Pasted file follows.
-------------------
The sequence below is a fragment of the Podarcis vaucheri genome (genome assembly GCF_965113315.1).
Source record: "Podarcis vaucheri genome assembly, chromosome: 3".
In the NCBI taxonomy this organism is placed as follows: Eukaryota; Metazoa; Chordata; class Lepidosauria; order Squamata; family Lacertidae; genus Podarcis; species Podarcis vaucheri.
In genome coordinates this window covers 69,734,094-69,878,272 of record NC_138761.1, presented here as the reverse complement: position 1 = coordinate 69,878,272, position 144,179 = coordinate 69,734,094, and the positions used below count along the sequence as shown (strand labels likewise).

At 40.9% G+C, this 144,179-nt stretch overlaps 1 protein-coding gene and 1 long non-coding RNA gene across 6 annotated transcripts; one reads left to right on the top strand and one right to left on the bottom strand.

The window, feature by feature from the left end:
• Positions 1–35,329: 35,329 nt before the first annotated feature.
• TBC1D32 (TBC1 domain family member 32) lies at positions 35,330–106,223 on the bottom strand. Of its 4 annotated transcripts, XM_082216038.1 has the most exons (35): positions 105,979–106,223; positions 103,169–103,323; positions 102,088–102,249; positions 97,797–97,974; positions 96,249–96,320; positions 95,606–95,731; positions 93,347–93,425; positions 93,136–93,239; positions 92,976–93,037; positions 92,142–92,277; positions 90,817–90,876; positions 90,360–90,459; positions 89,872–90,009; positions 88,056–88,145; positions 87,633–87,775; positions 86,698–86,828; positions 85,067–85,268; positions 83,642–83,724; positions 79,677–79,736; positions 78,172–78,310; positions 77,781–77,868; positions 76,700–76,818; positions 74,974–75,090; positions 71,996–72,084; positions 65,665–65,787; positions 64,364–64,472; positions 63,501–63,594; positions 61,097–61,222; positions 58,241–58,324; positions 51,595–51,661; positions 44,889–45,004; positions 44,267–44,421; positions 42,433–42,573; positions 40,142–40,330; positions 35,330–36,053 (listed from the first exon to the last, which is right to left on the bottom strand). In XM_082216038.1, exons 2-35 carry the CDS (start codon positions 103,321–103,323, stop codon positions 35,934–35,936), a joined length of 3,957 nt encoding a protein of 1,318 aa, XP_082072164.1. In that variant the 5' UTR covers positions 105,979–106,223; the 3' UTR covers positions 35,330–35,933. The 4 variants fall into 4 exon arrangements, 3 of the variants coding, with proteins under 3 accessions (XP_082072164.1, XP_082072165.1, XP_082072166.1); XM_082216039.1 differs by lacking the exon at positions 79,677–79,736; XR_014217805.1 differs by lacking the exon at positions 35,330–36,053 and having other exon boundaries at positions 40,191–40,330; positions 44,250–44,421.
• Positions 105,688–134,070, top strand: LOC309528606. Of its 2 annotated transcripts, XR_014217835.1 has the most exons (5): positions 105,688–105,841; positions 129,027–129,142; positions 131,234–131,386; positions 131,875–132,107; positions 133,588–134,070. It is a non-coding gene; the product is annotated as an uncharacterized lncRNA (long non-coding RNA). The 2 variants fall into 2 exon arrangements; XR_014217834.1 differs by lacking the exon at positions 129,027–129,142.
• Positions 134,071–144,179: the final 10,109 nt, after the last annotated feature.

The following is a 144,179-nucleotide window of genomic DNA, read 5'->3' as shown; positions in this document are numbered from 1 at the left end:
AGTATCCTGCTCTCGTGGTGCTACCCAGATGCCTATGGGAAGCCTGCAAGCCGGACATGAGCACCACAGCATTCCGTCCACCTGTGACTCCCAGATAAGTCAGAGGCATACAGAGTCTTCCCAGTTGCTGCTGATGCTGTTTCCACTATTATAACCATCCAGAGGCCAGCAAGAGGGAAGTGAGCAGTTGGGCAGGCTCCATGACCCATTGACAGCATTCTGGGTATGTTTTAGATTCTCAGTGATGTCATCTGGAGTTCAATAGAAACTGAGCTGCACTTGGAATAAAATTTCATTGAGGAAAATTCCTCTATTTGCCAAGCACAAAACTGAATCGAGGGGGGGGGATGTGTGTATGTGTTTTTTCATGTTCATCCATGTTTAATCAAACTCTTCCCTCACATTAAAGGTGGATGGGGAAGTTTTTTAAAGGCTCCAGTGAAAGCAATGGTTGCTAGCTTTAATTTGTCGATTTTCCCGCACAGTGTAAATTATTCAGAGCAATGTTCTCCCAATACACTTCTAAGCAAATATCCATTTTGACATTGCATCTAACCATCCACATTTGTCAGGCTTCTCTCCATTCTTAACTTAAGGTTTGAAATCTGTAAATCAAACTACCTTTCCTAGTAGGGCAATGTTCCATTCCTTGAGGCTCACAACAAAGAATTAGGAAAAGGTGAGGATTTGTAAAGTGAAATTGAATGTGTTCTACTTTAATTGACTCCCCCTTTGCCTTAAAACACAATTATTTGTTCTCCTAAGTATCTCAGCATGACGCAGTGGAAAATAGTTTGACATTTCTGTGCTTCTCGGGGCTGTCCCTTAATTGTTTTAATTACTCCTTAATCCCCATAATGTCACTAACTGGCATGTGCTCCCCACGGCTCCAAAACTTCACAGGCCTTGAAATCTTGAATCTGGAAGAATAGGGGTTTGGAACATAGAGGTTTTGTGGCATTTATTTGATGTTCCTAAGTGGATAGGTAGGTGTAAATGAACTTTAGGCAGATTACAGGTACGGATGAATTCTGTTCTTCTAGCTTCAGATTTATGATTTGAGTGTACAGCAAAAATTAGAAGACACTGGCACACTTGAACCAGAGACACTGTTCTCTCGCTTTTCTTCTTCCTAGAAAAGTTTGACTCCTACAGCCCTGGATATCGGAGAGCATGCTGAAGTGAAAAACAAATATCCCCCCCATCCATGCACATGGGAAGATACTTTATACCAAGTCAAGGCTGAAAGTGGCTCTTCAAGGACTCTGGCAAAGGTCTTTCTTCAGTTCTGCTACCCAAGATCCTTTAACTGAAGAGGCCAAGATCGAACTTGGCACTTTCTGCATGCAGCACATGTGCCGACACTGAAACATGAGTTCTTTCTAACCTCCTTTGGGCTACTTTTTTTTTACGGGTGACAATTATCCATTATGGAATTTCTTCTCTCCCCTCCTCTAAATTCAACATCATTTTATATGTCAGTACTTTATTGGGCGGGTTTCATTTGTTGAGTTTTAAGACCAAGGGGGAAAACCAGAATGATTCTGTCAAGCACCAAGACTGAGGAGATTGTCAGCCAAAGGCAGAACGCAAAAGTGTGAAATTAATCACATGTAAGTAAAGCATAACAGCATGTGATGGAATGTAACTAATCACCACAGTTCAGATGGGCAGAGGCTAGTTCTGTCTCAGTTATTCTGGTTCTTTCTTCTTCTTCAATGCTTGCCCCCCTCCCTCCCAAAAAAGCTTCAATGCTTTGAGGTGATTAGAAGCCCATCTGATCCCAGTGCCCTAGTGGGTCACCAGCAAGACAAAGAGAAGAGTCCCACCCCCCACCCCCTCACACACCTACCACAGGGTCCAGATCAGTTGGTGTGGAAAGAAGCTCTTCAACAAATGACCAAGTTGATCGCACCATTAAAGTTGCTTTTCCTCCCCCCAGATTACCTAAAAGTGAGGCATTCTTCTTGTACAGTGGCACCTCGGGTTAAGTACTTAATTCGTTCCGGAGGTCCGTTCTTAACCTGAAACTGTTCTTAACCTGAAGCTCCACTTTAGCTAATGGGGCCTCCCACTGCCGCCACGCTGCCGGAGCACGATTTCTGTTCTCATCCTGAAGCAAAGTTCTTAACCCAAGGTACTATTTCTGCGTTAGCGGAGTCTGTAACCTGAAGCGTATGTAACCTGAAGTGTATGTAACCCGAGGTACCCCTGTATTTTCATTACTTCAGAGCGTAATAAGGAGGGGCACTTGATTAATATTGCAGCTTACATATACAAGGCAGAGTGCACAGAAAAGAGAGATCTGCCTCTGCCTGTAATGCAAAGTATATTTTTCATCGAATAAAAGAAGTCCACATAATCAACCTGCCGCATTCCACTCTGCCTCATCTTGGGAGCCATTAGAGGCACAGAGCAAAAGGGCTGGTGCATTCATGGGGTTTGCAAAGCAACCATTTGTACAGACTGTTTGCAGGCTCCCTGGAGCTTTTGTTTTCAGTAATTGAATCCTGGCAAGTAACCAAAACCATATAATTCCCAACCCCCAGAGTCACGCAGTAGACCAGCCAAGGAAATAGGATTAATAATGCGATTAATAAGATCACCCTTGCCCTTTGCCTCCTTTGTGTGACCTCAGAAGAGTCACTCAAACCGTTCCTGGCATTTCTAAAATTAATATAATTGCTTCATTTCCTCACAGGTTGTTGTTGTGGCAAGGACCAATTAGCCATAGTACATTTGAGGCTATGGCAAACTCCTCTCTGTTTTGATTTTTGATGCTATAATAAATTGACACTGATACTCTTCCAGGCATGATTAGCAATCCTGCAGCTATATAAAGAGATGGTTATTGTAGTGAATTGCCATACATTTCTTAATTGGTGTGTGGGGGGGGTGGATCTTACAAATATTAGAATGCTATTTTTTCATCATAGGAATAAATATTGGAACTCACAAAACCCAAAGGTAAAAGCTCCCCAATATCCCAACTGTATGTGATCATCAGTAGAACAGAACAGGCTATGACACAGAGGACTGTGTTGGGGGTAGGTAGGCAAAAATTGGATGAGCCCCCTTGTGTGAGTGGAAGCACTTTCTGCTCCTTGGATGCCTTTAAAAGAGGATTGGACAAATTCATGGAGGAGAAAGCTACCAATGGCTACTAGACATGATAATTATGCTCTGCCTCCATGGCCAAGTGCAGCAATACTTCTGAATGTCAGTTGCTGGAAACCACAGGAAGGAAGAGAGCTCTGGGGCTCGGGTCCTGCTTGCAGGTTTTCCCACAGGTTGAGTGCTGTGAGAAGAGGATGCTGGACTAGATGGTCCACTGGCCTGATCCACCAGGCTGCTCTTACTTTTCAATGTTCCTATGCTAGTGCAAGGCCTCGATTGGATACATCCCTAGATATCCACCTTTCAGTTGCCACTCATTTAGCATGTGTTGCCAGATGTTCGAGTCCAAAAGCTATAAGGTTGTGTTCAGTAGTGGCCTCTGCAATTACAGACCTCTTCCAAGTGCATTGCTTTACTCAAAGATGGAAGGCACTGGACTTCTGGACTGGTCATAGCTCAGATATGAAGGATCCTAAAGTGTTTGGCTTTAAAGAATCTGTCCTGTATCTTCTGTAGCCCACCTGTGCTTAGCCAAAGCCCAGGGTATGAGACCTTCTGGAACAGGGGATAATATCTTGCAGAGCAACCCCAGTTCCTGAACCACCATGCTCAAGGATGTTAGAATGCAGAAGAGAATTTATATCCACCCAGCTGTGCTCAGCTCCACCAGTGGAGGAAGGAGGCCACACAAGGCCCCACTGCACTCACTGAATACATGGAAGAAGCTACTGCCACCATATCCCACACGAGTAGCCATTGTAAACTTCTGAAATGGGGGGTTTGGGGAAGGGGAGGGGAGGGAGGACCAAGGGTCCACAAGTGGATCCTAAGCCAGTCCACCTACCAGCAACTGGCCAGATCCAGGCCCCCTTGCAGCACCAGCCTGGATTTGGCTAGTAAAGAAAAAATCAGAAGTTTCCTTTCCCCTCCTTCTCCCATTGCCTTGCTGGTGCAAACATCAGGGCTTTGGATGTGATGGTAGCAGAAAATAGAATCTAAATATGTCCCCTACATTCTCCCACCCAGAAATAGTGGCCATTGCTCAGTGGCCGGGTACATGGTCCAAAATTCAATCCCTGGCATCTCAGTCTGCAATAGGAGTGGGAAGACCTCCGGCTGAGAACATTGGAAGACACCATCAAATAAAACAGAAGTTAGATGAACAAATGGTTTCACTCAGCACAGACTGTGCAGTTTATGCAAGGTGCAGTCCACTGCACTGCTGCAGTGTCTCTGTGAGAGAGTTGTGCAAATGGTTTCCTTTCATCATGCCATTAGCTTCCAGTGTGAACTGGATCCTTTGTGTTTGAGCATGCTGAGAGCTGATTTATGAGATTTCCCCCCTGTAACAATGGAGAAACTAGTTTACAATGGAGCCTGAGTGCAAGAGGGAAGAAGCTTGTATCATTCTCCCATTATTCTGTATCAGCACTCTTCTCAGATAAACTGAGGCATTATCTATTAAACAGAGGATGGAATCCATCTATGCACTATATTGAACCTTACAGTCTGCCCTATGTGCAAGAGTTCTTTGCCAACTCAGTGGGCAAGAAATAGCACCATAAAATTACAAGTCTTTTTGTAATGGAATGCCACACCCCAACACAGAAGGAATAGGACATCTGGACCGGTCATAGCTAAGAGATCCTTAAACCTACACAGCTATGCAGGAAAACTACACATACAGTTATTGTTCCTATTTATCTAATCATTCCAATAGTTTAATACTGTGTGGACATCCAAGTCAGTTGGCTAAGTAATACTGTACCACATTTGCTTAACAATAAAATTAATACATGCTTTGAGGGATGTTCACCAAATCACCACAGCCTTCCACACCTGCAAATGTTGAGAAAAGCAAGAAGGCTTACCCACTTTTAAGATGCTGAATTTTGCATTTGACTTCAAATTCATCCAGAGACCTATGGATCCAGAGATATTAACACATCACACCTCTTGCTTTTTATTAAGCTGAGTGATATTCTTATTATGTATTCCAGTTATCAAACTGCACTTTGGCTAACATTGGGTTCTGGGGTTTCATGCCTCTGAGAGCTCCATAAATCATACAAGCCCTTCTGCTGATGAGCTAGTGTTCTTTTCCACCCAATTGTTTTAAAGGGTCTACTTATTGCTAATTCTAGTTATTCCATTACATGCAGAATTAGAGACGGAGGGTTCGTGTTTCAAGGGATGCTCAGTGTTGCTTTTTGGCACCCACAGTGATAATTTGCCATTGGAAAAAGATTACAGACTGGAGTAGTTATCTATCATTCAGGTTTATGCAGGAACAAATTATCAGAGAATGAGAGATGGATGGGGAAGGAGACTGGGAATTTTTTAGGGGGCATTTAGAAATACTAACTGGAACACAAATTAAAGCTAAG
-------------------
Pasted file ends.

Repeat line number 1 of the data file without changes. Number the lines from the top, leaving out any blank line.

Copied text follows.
The sequence below is a fragment of the Podarcis vaucheri genome (genome assembly GCF_965113315.1).